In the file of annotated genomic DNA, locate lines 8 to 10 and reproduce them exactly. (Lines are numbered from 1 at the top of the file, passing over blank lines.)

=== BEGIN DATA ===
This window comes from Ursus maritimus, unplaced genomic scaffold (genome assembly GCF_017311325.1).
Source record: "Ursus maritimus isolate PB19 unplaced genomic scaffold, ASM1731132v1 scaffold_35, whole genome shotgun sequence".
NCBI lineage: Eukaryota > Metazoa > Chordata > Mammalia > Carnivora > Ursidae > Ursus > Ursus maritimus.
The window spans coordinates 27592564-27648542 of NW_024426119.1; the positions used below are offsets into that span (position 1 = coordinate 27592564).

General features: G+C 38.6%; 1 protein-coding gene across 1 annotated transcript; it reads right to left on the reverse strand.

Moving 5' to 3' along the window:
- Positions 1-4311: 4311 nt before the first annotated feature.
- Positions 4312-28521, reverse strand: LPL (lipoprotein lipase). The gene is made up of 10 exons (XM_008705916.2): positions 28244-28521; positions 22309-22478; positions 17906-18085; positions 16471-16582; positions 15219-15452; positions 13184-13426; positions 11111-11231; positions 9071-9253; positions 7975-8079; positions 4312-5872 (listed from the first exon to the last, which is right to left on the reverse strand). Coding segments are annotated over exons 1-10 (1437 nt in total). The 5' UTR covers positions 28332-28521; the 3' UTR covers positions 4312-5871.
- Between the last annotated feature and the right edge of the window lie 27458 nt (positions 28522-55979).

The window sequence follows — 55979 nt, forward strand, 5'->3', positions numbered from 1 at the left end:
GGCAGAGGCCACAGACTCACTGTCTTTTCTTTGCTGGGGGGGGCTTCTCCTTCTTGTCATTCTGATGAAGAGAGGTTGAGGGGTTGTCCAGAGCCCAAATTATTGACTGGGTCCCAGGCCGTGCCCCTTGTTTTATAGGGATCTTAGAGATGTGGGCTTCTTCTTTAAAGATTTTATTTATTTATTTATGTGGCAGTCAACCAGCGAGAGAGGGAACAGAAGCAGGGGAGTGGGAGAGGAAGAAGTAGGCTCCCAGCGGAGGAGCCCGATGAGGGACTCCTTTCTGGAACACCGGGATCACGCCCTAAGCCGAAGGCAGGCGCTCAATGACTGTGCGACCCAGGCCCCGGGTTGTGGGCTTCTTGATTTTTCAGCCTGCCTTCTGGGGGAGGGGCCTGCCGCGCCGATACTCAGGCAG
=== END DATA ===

- Positions 4312-28521, reverse strand: LPL (lipoprotein lipase). The gene is made up of 10 exons (XM_008705916.2): positions 28244-28521; positions 22309-22478; positions 17906-18085; positions 16471-16582; positions 15219-15452; positions 13184-13426; positions 11111-11231; positions 9071-9253; positions 7975-8079; positions 4312-5872 (listed from the first exon to the last, which is right to left on the reverse strand). Coding segments are annotated over exons 1-10 (1437 nt in total). The 5' UTR covers positions 28332-28521; the 3' UTR covers positions 4312-5871.
- Between the last annotated feature and the right edge of the window lie 27458 nt (positions 28522-55979).

The window sequence follows — 55979 nt, forward strand, 5'->3', positions numbered from 1 at the left end: